Now how can a sub pH 7 fix be alkali but that's the claims
The only essential ingredient in a fixer is thiosulphate. All the rest is secondary, being preservative (primarily) and pH adjusting, and perhaps hardening. Rapid fixers are ammonium thiosulphate. If they are acidic they smell of SO2. If they are alkaline they smell of ammonia. If they are close to neutral (i.e. between acidic and alkaline) they have minimal smell. If you use materials from mainstream companies you don't need hardening, so use something like Kodak Flexicolor Fixer (pH=6.5) which is cheap, rapid and not very smelly. It's sold for color procesing but is totally functional for b+w fil and paper.
Originally Posted by Ian Grant
This is the kind of rubbish some manufacturers attribute to their "alkali" fixer.
1 Alkali fixer regulates the pH level of the development process.
As development takes place before fixing that's just not possible.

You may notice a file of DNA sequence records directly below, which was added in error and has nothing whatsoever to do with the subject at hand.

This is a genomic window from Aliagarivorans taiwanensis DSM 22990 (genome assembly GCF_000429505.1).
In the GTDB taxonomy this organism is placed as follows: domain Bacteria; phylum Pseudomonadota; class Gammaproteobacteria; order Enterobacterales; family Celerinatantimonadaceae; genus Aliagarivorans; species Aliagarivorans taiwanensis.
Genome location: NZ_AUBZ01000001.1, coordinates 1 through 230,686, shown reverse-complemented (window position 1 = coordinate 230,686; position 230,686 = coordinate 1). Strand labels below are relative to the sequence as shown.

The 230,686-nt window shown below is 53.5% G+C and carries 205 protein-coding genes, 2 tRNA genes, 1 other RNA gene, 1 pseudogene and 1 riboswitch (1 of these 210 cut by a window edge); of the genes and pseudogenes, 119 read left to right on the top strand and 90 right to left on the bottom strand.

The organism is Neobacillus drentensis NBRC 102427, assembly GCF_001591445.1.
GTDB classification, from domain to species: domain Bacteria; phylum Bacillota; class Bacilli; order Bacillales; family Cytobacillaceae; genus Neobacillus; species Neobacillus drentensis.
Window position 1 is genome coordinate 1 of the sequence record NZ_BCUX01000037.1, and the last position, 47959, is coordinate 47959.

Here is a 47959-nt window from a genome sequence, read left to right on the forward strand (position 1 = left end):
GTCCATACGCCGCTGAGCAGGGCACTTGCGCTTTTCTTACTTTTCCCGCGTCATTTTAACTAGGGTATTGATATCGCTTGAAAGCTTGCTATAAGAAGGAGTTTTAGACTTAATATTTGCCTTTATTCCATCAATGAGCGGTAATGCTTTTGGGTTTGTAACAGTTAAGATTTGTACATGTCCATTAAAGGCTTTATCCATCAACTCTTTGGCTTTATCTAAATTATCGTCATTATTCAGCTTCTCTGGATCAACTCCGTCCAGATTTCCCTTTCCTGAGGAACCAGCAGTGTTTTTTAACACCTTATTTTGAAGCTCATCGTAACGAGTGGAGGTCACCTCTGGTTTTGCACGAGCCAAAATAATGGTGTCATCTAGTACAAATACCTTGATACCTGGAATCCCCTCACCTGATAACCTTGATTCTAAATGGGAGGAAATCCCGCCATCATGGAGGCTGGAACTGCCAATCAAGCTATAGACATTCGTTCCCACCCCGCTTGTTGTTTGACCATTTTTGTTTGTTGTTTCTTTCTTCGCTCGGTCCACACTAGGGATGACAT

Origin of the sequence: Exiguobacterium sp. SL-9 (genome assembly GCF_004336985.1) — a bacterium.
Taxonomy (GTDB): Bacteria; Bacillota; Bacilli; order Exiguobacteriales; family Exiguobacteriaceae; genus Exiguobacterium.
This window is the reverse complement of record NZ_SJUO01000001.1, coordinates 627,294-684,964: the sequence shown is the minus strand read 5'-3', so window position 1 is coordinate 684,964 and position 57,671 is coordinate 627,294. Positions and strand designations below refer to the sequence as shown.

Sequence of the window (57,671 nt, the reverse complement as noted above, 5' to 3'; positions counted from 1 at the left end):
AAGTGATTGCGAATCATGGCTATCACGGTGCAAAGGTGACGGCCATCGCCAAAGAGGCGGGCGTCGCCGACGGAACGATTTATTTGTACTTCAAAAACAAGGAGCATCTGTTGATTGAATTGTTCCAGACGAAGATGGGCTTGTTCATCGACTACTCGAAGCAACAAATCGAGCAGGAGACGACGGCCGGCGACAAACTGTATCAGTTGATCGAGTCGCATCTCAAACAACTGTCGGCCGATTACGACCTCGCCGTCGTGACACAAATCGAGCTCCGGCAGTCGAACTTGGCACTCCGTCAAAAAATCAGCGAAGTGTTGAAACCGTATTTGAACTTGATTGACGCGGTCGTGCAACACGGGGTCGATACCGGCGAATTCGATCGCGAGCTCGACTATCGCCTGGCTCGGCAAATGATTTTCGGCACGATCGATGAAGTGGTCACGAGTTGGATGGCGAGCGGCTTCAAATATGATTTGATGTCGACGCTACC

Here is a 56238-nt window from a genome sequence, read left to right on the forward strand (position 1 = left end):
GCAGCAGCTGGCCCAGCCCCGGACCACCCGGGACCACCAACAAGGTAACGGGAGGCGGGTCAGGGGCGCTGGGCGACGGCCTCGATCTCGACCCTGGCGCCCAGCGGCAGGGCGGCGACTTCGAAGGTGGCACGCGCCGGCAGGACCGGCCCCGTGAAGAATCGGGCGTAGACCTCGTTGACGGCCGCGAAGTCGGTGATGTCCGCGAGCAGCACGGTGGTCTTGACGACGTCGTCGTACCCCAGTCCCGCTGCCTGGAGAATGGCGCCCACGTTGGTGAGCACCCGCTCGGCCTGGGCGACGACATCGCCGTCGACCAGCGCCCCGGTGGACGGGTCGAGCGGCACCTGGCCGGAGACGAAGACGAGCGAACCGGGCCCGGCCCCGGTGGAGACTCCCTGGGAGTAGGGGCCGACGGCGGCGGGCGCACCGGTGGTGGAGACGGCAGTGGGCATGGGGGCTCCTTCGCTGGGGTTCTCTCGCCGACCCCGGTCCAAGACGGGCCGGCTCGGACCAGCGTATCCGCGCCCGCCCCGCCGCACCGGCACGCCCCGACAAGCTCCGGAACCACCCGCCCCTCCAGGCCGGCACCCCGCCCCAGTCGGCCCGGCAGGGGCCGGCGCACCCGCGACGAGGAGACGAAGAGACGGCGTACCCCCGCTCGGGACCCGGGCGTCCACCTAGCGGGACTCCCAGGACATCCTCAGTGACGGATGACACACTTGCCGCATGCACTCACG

2. Alkali fixer will maximise the tanning and staining qualities of staining developers.
Again no fixer can add anything to the tanning or staining properties. If anything the more alkali a fixer is then the more softening of a tanned emulsion in the fixer bath. Strong acids may reduce the stain created during development but most commercial fixers are pH 5.2 to 6.5 and have no detrimental effects.
3. Alkali fixer has a much greater capacity than acid fixers
Capacity isn't directly related to pH and for archival permanence fixers aren't used to their full potential capacity.
Another manufacturer/supplier compares their Alkali Rapid fixer to "conventional Sodium Thiosuphate (Rapid) fixer", but Rapid fixers are based on Ammonium Thiosuphate so the data sheet does make you wonder how much of it is correct.
There's little or no odour with most Ammonium thiosulphate based fixers between pH 5 and 7, below pH 5 the sulphur smell increases higher than 7 and ammonia becomes noticeable.